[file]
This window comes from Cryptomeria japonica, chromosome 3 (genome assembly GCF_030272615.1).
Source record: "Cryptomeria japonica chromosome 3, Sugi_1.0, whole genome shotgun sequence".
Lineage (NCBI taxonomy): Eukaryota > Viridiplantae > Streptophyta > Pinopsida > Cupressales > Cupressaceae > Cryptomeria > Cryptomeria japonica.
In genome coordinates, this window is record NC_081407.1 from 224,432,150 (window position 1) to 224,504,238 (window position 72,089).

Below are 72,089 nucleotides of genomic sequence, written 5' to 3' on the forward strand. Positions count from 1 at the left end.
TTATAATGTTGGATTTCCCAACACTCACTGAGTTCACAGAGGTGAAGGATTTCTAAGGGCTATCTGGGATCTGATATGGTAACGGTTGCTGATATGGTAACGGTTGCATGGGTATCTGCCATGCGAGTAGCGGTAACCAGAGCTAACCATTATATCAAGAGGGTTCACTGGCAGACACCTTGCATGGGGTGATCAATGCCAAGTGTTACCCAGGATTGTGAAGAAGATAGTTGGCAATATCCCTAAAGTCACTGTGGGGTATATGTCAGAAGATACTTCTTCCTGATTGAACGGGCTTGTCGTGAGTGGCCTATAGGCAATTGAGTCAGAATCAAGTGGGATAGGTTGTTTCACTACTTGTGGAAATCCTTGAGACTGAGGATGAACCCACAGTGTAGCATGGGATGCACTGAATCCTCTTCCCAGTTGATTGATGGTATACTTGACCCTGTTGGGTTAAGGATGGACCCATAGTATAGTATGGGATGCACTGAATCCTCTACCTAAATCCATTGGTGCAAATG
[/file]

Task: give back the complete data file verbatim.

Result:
This window comes from Cryptomeria japonica, chromosome 3 (genome assembly GCF_030272615.1).
Source record: "Cryptomeria japonica chromosome 3, Sugi_1.0, whole genome shotgun sequence".
Lineage (NCBI taxonomy): Eukaryota > Viridiplantae > Streptophyta > Pinopsida > Cupressales > Cupressaceae > Cryptomeria > Cryptomeria japonica.
In genome coordinates, this window is record NC_081407.1 from 224,432,150 (window position 1) to 224,504,238 (window position 72,089).

Below are 72,089 nucleotides of genomic sequence, written 5' to 3' on the forward strand. Positions count from 1 at the left end.
TTATAATGTTGGATTTCCCAACACTCACTGAGTTCACAGAGGTGAAGGATTTCTAAGGGCTATCTGGGATCTGATATGGTAACGGTTGCTGATATGGTAACGGTTGCATGGGTATCTGCCATGCGAGTAGCGGTAACCAGAGCTAACCATTATATCAAGAGGGTTCACTGGCAGACACCTTGCATGGGGTGATCAATGCCAAGTGTTACCCAGGATTGTGAAGAAGATAGTTGGCAATATCCCTAAAGTCACTGTGGGGTATATGTCAGAAGATACTTCTTCCTGATTGAACGGGCTTGTCGTGAGTGGCCTATAGGCAATTGAGTCAGAATCAAGTGGGATAGGTTGTTTCACTACTTGTGGAAATCCTTGAGACTGAGGATGAACCCACAGTGTAGCATGGGATGCACTGAATCCTCTTCCCAGTTGATTGATGGTATACTTGACCCTGTTGGGTTAAGGATGGACCCATAGTATAGTATGGGATGCACTGAATCCTCTACCTAAATCCATTGGTGCAAATG